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Senate candidates opine on economy, rural region

Editor’s note: The Union is presenting the positions of candidates in local elections in a question-and-answer format as part of our overall election coverage.

By Greyson Howard

Staff Writer



California’s sprawling Senate District 4 has been occupied for eight years by Grass Valley’s Sam Aanestad. With the Republican bowing out due to term limits, two new candidates are vying for his seat.

From the Republican Party, Doug LaMalfa is a farmer from Richvale; running as a Democrat, Lathe Gill is an attorney from Crescent City.




The largely rural district runs along the Oregon border, down through the northern reaches of the Central Valley, and along the foothills of the Sierra.

The Union posed questions to both candidates about the economy and the unique needs of the region; read each candidate’s responses below.

Q: If elected, how would you represent the unique needs of a rural district in a down economy, when urban areas dominate the Legislature?

Doug LaMalfa: Conveying to urban colleagues that “one size fits all” legislating doesn’t fit us in rural California, as it may for urban issues, has always been one of my efforts.

I have been effective in getting urban legislators to understand the impact of proposed laws on rural California by bringing them to the district to see our needs and the beneficial projects firsthand. Because of these efforts, I was honored by the Regional Council of Rural Counties as their Legislator of the Year (as an assemblyman).

I look forward to continuing my fight for issues that are important to our rural communities such as water storage, proper forest management and protecting local governments from state funding raids.

Lathe Gill: Infrastructure and education are the major components of economic development in rural economies.

By this I mean road, rail and air links with larger cities such as Portland, Reno, Sacramento and San Francisco, improved fiber density for high speed access, and higher funding levels for our community colleges and California State University, Chico and Humboldt.

Investing in these areas will give private businesses the tools they need to create jobs in our region.

Our region has unique challenges, including maintaining health care facilities and ambulance services, fire protection, and preserving local control over our water supplies. Rural votes are needed for many important legislative priorities, which means our views and needs have to be considered.

Also, we gain access to many resources because of urban taxpayers, including sending our children to the University of California and using Interstate 5 and Interstate 80.

Q: The needs of the foothills and Central Valley often are very different. How would you balance those needs within the district?

LaMalfa: Being available and accessible is key to understanding and championing issues that are important to the foothills. Preventing runaway bureaucracies and over-regulation is universal to helping the needs of this entire district.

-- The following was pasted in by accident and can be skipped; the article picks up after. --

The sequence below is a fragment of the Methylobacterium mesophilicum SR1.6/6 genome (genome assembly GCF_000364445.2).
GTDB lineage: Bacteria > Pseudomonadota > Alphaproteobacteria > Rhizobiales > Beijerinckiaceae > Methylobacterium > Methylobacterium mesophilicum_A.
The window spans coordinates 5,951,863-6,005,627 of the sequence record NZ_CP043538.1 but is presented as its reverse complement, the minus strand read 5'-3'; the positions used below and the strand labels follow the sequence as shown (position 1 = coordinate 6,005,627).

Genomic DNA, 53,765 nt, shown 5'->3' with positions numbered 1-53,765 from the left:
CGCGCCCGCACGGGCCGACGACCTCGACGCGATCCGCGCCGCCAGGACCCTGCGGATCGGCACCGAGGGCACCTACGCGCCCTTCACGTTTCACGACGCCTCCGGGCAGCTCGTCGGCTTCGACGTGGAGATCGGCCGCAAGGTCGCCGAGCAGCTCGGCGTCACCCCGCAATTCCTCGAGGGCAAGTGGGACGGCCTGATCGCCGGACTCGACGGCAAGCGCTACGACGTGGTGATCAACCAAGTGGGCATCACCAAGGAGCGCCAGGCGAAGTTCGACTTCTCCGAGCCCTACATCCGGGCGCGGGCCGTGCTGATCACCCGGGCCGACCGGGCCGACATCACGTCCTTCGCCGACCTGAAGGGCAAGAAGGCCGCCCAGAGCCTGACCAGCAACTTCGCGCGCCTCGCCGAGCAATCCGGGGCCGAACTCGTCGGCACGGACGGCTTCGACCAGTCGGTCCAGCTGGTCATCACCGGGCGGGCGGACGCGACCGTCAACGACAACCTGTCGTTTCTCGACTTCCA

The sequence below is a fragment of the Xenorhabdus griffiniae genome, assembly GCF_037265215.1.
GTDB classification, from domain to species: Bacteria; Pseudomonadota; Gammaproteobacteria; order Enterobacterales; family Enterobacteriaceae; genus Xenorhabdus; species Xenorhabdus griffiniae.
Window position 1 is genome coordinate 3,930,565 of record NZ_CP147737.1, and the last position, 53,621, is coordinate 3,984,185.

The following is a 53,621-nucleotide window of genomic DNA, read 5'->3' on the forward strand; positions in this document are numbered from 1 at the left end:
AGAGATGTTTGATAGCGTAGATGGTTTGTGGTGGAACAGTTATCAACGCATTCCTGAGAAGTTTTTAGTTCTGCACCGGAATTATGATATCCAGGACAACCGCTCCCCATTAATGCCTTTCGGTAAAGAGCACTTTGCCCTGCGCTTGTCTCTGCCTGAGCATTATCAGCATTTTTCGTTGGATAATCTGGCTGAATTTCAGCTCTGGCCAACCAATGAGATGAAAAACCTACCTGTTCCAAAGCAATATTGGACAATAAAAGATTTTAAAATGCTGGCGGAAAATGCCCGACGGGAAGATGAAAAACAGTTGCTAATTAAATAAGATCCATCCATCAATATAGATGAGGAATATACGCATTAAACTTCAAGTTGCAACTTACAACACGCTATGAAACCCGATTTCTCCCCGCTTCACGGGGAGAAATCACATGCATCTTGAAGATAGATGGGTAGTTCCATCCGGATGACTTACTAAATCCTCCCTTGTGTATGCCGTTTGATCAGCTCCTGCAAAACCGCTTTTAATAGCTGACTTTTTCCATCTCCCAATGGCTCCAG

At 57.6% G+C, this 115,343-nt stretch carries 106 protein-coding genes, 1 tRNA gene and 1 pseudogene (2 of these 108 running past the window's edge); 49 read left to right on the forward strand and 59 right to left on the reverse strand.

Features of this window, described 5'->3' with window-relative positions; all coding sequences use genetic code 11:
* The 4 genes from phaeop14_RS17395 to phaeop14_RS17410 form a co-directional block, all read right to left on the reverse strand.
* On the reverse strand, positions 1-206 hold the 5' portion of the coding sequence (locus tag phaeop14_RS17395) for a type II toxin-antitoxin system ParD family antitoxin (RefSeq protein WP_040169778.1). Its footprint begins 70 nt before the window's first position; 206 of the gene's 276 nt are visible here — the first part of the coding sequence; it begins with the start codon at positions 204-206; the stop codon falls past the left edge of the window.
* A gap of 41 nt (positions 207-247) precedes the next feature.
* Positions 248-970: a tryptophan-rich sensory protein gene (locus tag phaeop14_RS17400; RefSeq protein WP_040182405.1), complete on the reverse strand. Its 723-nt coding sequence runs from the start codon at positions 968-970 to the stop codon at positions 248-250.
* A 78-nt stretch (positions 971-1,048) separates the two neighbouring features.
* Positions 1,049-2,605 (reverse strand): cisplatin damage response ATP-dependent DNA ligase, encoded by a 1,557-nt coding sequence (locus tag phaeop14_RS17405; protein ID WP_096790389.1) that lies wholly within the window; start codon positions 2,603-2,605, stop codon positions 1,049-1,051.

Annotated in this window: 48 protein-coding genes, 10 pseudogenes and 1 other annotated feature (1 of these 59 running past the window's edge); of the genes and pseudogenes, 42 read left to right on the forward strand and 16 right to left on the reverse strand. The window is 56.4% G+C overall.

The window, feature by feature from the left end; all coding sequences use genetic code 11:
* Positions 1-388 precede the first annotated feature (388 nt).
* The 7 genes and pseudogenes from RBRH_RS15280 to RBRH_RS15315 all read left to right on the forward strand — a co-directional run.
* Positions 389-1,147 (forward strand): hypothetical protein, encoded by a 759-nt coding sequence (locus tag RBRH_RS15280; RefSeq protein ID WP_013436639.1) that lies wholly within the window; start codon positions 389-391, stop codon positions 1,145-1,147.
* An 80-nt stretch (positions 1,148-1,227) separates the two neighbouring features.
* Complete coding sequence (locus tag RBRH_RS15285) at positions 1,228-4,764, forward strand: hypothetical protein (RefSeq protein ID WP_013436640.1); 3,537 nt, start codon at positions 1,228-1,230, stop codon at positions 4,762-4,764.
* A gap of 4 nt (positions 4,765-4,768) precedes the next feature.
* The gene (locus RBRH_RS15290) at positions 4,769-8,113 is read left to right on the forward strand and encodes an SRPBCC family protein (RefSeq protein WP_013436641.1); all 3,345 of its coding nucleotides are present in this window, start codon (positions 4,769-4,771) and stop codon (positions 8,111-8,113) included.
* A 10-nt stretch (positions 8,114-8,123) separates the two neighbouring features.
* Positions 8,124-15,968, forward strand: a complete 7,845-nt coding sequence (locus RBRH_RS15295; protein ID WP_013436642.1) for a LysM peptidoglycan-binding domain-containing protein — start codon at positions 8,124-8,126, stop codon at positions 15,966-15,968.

My office and I have been very attentive to the needs of all of the regions in the past, and it is our intention to keep focused on excellent customer service and building relationships at the local level.

Gill: Every citizen deserves representation. The foothills have problems with population growth, associated fire protection issues, climate change and infrastructure that are dissimilar from the issues surrounding growth in the valley, because of geography.

The first priority has to be safety – ambulances, fire trucks, police coverage, and the second priority should be long-term infrastructure.

I would like to see carefully planned growth in the foothills, to preserve what makes them an attractive place to live in the first place. We don’t need to build Orange County in the Sierra.

Q: What would you do to help Nevada County balance stimulating the economy and preserving the rural quality of life that draws people here?

LaMalfa: Allowing a region to specialize in what it does best and how it can optimize its own natural resources will help create a vibrant local economy that, in turn, protects rural quality of life.

When Sacramento and Southern California politicians force local government to do things that are not in the citizens’ best interest, such as forcing out local industries and jobs, it damages our way of life.

By emphasizing local control and limiting state mandates, we can promote job and industrial growth that fits best in our communities.

Gill: I see this as a local responsibility.

However, I would support creative use of block development grants to use existing infrastructure instead of more sprawl.

As a senator, I also could help to promote the events that make Nevada County so colorful, like the Constitution Day parade.

To contact Staff Writer Greyson Howard, e-mail ghoward@theunion.com or call (530) 477-4237.

Doug LaMalfa

Age: 50

Education: Degree in agriculture/business from California Polytechnic Institute, San Luis Obispo.

Experience: Northern California farmer, founding director of the California Rice Commission, Assembly District 2 representative 2002-08.

Lathe Gill

Age: 38

Education: Law school, University of San Diego.

Experience: Labor and employment attorney licensed in California, Oregon and New York since 2002.


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